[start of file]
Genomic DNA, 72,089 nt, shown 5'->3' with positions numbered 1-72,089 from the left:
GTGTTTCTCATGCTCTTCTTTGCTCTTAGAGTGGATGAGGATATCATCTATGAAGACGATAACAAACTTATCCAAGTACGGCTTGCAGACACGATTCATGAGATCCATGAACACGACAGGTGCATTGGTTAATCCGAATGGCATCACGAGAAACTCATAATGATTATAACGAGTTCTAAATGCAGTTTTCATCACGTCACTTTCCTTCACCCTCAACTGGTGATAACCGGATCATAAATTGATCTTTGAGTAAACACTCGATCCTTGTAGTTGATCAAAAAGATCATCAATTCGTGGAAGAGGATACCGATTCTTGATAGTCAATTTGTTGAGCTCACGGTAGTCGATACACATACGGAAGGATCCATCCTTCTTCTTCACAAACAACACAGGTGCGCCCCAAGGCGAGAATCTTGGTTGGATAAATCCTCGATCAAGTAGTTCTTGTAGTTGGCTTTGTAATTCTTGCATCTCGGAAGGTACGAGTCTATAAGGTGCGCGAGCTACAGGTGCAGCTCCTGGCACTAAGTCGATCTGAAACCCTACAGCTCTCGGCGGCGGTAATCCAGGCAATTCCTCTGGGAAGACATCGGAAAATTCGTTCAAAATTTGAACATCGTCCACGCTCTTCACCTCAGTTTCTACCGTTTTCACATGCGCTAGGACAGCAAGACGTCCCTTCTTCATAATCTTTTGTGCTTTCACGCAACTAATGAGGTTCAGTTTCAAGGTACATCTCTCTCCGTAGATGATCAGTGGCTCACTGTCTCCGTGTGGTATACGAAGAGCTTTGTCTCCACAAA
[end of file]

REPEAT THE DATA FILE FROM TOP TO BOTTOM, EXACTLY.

Genomic DNA, 72,089 nt, shown 5'->3' with positions numbered 1-72,089 from the left:
GTGTTTCTCATGCTCTTCTTTGCTCTTAGAGTGGATGAGGATATCATCTATGAAGACGATAACAAACTTATCCAAGTACGGCTTGCAGACACGATTCATGAGATCCATGAACACGACAGGTGCATTGGTTAATCCGAATGGCATCACGAGAAACTCATAATGATTATAACGAGTTCTAAATGCAGTTTTCATCACGTCACTTTCCTTCACCCTCAACTGGTGATAACCGGATCATAAATTGATCTTTGAGTAAACACTCGATCCTTGTAGTTGATCAAAAAGATCATCAATTCGTGGAAGAGGATACCGATTCTTGATAGTCAATTTGTTGAGCTCACGGTAGTCGATACACATACGGAAGGATCCATCCTTCTTCTTCACAAACAACACAGGTGCGCCCCAAGGCGAGAATCTTGGTTGGATAAATCCTCGATCAAGTAGTTCTTGTAGTTGGCTTTGTAATTCTTGCATCTCGGAAGGTACGAGTCTATAAGGTGCGCGAGCTACAGGTGCAGCTCCTGGCACTAAGTCGATCTGAAACCCTACAGCTCTCGGCGGCGGTAATCCAGGCAATTCCTCTGGGAAGACATCGGAAAATTCGTTCAAAATTTGAACATCGTCCACGCTCTTCACCTCAGTTTCTACCGTTTTCACATGCGCTAGGACAGCAAGACGTCCCTTCTTCATAATCTTTTGTGCTTTCACGCAACTAATGAGGTTCAGTTTCAAGGTACATCTCTCTCCGTAGATGATCAGTGGCTCACTGTCTCCGTGTGGTATACGAAGAGCTTTGTCTCCACAAA